Chandler quickly rebounded from this with two finishes before finding himself in another title fight. Almost three years since losing the belt, he recaptured it against a former foe, Patricky Freire. Chandler was only 7-0 going into their first fight, and he unanimously won that contest (29-27, 29-27, 29-27). He was docked one point in round three due to groin strikes. This time around however, he finished Freire via KO in round one, and was again the Bellator Lightweight Champion.
He then made his first title defense against the former WEC and UFC Lightweight Champion Benson Henderson, and won that fight via split decision (48-46, 46-48, 48-47), though it was pretty clear he dominated the fight. Chandler’s next title defense came against Brent Primus, a fight he got injured in, and lost his title via injury in the first round.
Primus sat on the belt for a year-and-a-half without fighting a single time or defending it, while Chandler won two fights in that time. After waiting that year-and-a-half for what should’ve been an immediate rematch, Chandler recaptured his title in the rematch via unanimous decision (50-45, 50-45, 50-45).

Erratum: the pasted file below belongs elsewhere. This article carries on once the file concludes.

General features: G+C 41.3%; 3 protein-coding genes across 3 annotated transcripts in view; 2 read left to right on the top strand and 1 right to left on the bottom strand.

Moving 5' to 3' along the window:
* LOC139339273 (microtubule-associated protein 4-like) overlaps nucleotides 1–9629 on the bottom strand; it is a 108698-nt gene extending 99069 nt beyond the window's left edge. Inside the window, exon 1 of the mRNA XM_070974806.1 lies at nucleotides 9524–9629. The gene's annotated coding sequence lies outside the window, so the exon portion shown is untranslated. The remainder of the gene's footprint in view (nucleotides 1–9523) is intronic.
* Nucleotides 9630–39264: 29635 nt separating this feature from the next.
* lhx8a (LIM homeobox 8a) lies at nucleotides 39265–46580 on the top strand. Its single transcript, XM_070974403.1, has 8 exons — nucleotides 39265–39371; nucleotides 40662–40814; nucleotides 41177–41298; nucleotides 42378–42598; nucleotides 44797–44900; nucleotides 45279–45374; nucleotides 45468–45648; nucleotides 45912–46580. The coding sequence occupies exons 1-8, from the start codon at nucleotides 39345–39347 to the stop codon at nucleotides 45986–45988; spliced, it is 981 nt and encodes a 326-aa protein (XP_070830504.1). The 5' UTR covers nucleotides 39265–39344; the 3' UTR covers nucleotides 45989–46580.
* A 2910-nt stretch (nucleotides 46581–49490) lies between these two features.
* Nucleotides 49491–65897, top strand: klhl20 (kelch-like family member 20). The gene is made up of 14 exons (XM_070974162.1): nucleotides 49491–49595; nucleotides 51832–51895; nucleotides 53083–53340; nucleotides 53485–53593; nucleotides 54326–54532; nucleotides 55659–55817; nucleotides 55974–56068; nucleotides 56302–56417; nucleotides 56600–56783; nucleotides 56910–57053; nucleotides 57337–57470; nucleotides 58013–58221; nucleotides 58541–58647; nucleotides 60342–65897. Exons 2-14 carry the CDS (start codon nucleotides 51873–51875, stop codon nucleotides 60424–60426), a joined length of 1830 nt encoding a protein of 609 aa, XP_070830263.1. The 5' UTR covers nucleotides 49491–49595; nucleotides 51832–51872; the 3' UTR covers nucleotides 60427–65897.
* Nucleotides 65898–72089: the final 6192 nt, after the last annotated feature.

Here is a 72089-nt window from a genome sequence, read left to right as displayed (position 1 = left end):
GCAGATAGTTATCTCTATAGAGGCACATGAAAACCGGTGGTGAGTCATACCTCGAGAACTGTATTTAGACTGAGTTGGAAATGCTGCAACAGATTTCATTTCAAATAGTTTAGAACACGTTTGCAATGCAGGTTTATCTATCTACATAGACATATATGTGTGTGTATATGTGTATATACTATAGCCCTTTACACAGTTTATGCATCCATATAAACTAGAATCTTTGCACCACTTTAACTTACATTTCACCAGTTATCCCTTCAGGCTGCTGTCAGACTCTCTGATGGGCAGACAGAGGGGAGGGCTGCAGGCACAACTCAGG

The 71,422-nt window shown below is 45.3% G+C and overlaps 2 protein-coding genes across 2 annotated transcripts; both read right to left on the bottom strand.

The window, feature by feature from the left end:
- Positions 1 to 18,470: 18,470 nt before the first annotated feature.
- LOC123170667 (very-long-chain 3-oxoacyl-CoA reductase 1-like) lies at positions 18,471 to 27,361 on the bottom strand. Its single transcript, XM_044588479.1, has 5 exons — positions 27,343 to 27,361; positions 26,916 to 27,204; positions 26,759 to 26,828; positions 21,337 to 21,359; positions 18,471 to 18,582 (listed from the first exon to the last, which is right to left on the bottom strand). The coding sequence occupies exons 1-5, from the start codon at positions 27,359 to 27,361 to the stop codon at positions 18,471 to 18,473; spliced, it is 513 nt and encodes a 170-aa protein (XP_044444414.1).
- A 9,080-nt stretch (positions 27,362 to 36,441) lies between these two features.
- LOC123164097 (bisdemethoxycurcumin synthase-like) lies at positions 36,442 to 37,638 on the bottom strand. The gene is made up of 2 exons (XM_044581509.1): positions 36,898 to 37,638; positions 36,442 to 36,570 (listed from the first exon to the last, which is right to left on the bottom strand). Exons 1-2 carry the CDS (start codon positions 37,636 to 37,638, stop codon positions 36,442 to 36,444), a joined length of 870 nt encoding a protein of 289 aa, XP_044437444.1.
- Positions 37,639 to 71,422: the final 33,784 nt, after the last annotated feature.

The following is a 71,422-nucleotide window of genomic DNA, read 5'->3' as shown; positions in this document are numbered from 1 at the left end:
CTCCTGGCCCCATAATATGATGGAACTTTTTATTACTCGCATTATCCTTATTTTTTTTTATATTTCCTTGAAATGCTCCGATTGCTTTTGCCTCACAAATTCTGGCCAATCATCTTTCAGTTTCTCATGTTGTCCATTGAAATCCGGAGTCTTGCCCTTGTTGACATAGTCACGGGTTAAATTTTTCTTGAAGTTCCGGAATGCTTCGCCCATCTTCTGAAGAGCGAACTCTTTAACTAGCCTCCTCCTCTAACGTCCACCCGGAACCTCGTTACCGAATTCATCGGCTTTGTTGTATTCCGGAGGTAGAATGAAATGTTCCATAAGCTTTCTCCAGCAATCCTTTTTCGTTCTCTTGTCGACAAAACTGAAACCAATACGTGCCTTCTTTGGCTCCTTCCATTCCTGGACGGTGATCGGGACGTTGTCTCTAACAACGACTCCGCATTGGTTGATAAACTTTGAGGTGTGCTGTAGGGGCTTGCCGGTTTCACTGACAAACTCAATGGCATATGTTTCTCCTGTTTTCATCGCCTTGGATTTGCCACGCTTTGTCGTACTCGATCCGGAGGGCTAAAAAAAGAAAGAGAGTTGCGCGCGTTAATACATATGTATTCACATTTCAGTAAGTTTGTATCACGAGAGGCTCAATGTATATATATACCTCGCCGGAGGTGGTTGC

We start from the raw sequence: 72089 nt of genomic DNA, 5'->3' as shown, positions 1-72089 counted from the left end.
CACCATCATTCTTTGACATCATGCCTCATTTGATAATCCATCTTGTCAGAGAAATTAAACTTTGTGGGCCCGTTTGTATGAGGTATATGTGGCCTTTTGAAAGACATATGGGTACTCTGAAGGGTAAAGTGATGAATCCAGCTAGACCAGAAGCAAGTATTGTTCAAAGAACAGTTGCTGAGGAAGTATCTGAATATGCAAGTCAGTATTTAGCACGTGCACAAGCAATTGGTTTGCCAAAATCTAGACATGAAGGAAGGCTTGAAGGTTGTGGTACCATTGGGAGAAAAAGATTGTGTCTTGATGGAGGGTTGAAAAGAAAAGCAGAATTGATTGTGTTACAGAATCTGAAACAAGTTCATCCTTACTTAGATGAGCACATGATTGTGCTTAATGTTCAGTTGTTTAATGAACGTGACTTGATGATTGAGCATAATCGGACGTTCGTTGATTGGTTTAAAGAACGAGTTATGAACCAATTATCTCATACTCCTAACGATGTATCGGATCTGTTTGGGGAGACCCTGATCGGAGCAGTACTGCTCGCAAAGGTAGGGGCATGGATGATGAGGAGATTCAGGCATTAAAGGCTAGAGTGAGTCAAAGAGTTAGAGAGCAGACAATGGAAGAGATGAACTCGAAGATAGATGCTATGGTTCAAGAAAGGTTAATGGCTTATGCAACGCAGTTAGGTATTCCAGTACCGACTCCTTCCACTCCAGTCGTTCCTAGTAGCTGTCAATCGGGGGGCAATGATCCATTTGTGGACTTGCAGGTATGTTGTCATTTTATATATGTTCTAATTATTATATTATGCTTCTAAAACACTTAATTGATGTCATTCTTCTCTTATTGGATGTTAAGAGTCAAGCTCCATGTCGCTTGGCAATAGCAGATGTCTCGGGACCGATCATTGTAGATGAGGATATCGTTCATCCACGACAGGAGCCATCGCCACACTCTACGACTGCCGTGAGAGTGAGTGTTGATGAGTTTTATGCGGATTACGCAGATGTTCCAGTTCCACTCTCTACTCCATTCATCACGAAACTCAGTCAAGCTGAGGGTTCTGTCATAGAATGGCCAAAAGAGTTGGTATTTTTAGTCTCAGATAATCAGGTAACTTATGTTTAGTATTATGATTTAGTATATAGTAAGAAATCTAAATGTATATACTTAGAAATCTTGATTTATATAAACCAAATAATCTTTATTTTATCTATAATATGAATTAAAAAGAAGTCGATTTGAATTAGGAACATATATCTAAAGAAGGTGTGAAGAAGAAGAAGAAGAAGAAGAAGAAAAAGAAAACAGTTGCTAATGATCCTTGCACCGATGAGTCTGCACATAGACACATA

This means Chandler won the Bellator Lightweight Championship three times in fights he wasn’t the champion going into, and he has three overall title defenses; two during his first reign, and one during his second reign.
His days as champion came to an end once again about ten months ago, as Bellator Featherweight Champion Patricio Freire, the brother of Patricky Freire, came up to lightweight to challenge for the title and avenge his brothers losses, and he finished Chandler inside of a minute via TKO to become a two-weight world champion. Some say it was an early stoppage, some say it was just.
A rematch with Henderson was made after this, and that would’ve been a great fight to see, but Henderson was forced out of the bout with an injury and replaced by Sidney Outlaw. Though many didn’t know who Outlaw is, and many still don’t, he’s a very good fighter who improves every time you see him.